The state of Guanajuato is located in north-central Mexico between the bone-dry north of the country and the lusher south, and it’s geographically part of the Trans-Mexican Volcanic Belt, the Mexican Plateau, and the Sierra Madre Oriental. While it doesn’t have the fantastic seaside attractions that its bordering state of Jalisco – think Puerto Vallarta – does, it offers visitors a host of attractions tailored to the state’s history and culture.
In the state of over 4.8 million people, three cities make up Guanajuato’s primary tourism business and they are, San Miguel de Allende, the capital city Guanajuato, and Dolores Hidalgo. The state of Guanajuato is often referred to as “the land of Silver Cities,” owing to it's mining dominated past.
Visitors to both San Miguel and Guanajuato are taken back in time to the rich culture and architectural structures of the colonial era. Visit their Malecóns, walk their cobblestone streets, and sit in their ancient churches. Because of their cultural significance and preserved historical beauty, both cities are designated UNESCO World Heritage Sites. These two cities are truly the state’s pride and joy!
And in Guanajuato city, we can’t forget the internationally acclaimed Festival Internacional Cervantino, which is the state’s real claim to fame. The art lover’s paradise that brings in local and international artists to partake in numerous artistic events takes place annually throughout the month of October.
Dolores Hidalgo, while not a World Heritage Site, is a city that perhaps should be included with its sister cities. Of particular importance to this city is that it is the place where Miguel Hidalgo y Costilla gave the Grito de Dolores (aka “El Grito”) declaration that initiated the War of Independence.
Another important city to Guanajuato is its largest city, Leon. It is an industrial city immersed largely in the leather industry; from shoes to saddles, they produce it here. If you love to shop, you’ll find some outstanding deals here. Leon is also known for its exotic flavors of hand-made ice cream like beer, shrimp, pulque, chile relleno, even shrimp and mole, and for its colorful Talavera ceramics.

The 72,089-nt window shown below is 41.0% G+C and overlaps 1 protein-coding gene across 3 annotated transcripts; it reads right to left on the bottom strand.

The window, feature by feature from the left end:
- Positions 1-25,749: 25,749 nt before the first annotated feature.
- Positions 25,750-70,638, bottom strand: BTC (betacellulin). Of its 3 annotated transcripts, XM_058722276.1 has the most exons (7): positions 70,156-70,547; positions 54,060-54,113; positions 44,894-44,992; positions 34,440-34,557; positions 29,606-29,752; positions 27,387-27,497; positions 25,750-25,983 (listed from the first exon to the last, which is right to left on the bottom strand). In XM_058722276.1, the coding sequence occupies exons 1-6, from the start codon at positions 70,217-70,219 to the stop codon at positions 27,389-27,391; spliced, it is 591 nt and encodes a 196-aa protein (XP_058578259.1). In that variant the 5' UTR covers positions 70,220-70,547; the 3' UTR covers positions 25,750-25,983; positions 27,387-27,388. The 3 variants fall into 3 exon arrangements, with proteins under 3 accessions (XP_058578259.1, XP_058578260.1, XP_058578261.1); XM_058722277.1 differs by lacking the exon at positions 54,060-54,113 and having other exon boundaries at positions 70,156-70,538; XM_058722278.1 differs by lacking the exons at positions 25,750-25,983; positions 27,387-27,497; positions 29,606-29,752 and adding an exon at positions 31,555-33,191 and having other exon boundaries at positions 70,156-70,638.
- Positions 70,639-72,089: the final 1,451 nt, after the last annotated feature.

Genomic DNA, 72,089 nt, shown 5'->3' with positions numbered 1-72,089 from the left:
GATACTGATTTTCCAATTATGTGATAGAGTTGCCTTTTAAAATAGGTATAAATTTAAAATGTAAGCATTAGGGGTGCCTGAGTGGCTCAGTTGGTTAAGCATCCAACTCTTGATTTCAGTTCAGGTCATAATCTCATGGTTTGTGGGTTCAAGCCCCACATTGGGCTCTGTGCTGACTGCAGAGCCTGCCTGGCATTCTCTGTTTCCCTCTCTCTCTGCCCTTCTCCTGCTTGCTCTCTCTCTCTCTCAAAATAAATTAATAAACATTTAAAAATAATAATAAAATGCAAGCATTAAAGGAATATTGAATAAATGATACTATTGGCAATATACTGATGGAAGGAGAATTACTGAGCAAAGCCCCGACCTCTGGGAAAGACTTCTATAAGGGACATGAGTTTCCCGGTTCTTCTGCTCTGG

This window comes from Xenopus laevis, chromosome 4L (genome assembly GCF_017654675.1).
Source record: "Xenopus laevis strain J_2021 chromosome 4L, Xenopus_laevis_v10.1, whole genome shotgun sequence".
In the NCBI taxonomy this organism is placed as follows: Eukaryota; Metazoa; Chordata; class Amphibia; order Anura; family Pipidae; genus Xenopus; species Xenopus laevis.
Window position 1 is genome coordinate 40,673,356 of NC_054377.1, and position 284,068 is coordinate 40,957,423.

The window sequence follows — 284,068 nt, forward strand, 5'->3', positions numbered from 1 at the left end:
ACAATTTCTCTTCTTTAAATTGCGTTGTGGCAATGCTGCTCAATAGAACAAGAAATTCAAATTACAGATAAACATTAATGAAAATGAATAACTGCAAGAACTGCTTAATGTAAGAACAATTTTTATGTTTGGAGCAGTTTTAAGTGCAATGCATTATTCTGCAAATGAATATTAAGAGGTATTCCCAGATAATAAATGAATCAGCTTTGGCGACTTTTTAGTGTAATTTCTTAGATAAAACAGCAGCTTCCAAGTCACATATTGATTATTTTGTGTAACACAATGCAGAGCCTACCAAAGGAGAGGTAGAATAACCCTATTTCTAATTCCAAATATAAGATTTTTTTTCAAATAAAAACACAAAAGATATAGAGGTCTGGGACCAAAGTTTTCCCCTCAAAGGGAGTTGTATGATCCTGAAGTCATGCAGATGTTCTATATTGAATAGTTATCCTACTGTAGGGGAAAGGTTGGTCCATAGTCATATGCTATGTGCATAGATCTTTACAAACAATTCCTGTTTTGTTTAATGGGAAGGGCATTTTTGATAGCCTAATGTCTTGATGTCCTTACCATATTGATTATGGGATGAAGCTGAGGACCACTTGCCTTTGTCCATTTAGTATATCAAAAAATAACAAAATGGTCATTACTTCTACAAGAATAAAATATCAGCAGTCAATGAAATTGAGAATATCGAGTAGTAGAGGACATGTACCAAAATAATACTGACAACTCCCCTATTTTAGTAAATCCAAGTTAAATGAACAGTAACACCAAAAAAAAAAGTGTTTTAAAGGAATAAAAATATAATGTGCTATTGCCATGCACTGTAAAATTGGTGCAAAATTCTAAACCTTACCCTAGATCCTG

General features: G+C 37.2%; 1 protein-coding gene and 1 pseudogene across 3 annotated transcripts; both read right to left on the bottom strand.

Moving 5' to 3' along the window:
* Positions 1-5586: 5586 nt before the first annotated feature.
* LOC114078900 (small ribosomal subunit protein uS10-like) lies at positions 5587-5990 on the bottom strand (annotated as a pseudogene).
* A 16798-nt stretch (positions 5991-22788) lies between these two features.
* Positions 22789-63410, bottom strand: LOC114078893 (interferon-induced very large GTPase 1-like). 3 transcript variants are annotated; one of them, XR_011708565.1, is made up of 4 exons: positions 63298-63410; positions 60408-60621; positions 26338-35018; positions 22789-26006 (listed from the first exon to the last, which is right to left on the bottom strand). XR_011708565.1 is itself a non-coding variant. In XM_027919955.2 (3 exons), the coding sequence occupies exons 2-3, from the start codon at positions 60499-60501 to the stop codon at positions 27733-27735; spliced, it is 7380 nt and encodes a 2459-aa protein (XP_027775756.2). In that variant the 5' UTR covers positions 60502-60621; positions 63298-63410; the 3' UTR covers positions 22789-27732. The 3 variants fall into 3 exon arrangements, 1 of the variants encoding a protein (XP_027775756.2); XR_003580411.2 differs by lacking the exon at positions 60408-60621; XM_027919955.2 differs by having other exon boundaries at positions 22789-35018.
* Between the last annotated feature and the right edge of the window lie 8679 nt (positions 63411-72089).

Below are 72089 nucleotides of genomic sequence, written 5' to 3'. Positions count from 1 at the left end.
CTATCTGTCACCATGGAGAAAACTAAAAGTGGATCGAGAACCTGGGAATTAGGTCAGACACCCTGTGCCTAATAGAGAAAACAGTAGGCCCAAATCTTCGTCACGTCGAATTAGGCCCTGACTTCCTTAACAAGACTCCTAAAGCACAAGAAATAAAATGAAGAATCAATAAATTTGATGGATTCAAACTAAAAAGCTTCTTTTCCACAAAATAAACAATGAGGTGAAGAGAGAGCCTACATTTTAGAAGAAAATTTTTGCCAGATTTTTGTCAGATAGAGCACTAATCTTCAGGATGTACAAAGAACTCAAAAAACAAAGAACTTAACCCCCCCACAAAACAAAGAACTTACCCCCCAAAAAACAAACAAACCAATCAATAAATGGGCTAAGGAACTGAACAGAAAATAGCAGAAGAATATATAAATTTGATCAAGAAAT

While about 95% of Guanajuato’s visitors are from Mexico itself, there are some great things to see and do if you are traveling through the state – particularly if you are travelling through the state, in fact. To draw in tourists, Guanajuato has set up several tourist routes that show off its rich culture and heritage.
These routes include:
The Bicentennial Route (aka Ruta de la Independencia), which follows the path taken by Father Hidalgo’s revolutionary army at the beginning of Mexico’s War of Independence;
The Ruta de Aventura (aka Aventure Route), which joins ghost towns and deserted mines with ecological areas for hiking, mountain biking, and extreme sport activities such as paragliding;
The Ruta Arqueológica (aka Archeological Route), which links the two pre-Hispanic sites of Plazuelas and Peralta currently open to visitors, with plans to include other sites on the route in the future, like La Virgen de la Cañada and El Cóporo;
The Ruta Artesanal (aka Handcrafts Route), which travels over several municipalities specializing handcrafted items, including food. These include Acámbaro, Coroneo, and Tarancuaro noted for their bread, woolen items, and ceramics, respectively;
The Ruta de los Conventos (aka Monastery Route), which runs through the south of the state, is where several large religious campuses were erected for evangelizing purposes in the early colonial period.
And evangelize they did! As a side note, today, the state is a religious state with 96% of its population being Catholic. It’s strict, religious protocol has led to far-reaching censorship in the state’s public educational curriculum as well as in its legal system.
If you love exploring, you’ll have to check out the state’s numerous archeological sites which include the platforms at Chupicuaro, the elite Christian city at Plazuelas, the settlements of Peralta, the ceremonial center at Cañada de la Virgen, and the colony at Carabino.
When you visit this state, you will most likely experience what is called the “Guanajuato Fusion”. Chefs here are updating their traditional recipes with eclectic food combinations, like tuna with red chili peppers and duck with mesquite honey, for example. If you have adventurous tastes in food, this fusion gives you much to look forward to in Guanajuato!
These are just a few of the great things to experience in Guanajuato, and there is so much more for you here! Check out its water parks, its thermal springs, its ancient haciendas, all the attractions listed here, and more. Guanajuato is a great place for a family to explore together!